She knocked on my door when I was at my lowest and darkest point.
I was isolating, only really leaving the house to cop, and I was engaging in dangerous behavior. She wasn’t really aware of the extent of it, but she was able to intuit a lot of it.
I was mixing Ambien with cocaine, causing me to walk around my apartment in a blackout state. Every so often, my legs would give out, and I would faint in mid-stride. I remember smacking my head on the bathroom counter and the living room wall.
“I just needed to put eyes on you,” she said when I finally opened the door.
Over the next several years, we remained friends as I went through the recovery process ambitiously—meeting a woman, starting a family, learning a viable trade, and turning my life around 180° from where I began. And when babies and apathy rendered that new relationship barren and loveless, I began an emotional affair with her. I checked out from the woman I was living with and concentrated solely on her instead.
Nothing soothes the wound of withheld affection like the salve of a beautiful woman’s attention.
Shortly after I completely gave up on trying to salvage my domestic partnership, she and I also had a major falling out. As an INFJ, it wasn’t surprising that this included a “door slam.” Harsh words, blocking on all forms of communication and social media, and then radio silence for four years. Once, I read somewhere that when you wound an INFJ, they don’t hate you—they nothing you. This was as good a description as I could find. After 10 years of friendship, we were nothing to each other.
If you don’t know what “the INFJ door slam” is, I will give a brief explanation. INFJ is one of the 16 Myers-Briggs personality types, and the acronym stands for Introversion, Intuition, Feeling, and Judgement. At their best, INFJs are creative visionaries with a profound sense of caring for those who are most vulnerable. At their worst, they are known for completely cutting people out of their life when they have been deeply wounded. And once the door is slammed, it oftentimes will never open again.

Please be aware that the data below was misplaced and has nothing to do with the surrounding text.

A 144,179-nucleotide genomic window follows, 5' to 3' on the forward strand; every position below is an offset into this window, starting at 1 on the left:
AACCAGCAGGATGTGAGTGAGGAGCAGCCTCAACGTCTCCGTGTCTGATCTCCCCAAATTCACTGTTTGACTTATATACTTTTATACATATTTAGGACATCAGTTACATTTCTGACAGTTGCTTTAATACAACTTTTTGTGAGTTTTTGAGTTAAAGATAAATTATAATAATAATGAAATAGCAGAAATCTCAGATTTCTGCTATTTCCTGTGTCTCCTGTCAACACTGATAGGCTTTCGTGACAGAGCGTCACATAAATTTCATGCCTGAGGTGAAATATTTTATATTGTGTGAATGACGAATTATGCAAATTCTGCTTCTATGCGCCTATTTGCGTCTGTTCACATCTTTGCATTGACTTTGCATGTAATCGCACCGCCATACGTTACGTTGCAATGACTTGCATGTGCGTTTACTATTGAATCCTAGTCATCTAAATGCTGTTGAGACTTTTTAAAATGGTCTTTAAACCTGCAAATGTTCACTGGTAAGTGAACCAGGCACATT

Most of the time, this is where the story might end.
She and I were friends for years, and now we are not. Of course, there might be uncomfortable reprisals at social gatherings or health food stores, but generally, nothing gets revisited aside from those sparse awkward moments. In my own life, however, I had occasion recently to revisit this nuclear accident from four years ago, reluctantly, and meditate on what led to it. I am only writing this all down because I feel it might be of benefit to others.
When transportation specialists recreate accident scenes, they look at the mechanical conditions of the vehicles prior to the collision. I inadvertently did the same thing. I wanted to look compassionately at where we were both at—for no other reason than to maybe get a clearer understanding of why things spun so quickly out of control.
Initially, I focused on my own situation at the time. There is nothing wrong with using that as a starting point. I was at the end of a relationship that lacked physicality and affection for a longer period of time than it ever possessed it. As much as it felt like a relief to finally admit that our connection was beyond repair, it also filled me with dread that I was committing to being separated from my two-year-old and four-year-old daughters. At the time, I had a 16-year-old daughter from a previous relationship that I was all but estranged from, and the thought of having to experience that pain again put me in a very precarious emotional state.
I was immersing myself in as much positive affirmation and self-help as I could get my hands on—even the slightest bit of negativity was dangerous for me at the time. She had her own stuff going on.
In retrospect, if I could have seen in advance how this would all unfold, I might’ve had the wherewithal to just unfollow her on Facebook, and we would still be friends today. Instead, I wrote a blog about being sick of people who constantly disseminate negativity on social media. It made her angry, or at least that is what I understood four years ago.
Recently I began dating a close friend of hers, and my new partner wanted me to know how my rant hurt her feelings in a visceral way. When I had the time to think about all of this, I thought the only equitable thing to do was assume that whatever pain I was experiencing in my own life, she was experiencing in hers.
What the INFJ door slam lacks is compassion.
It’s when the “feeling” and “judgement” part of the acronym becomes exaggerated. And as much as INFJs are known for their gentle, caring nature, they also tend to allow vindictiveness and anger to drive the bus. (I am the first to admit this shortcoming in myself.)
I consider the opportunity to perform this postmortem as a gift because it has given me the space to reconsider everything I once thought was “justified” about my modus operandi. Perhaps, at times, a thing may be easily justified. But justification is not all it’s cracked up to be. Sometimes, love and compassion are far more important.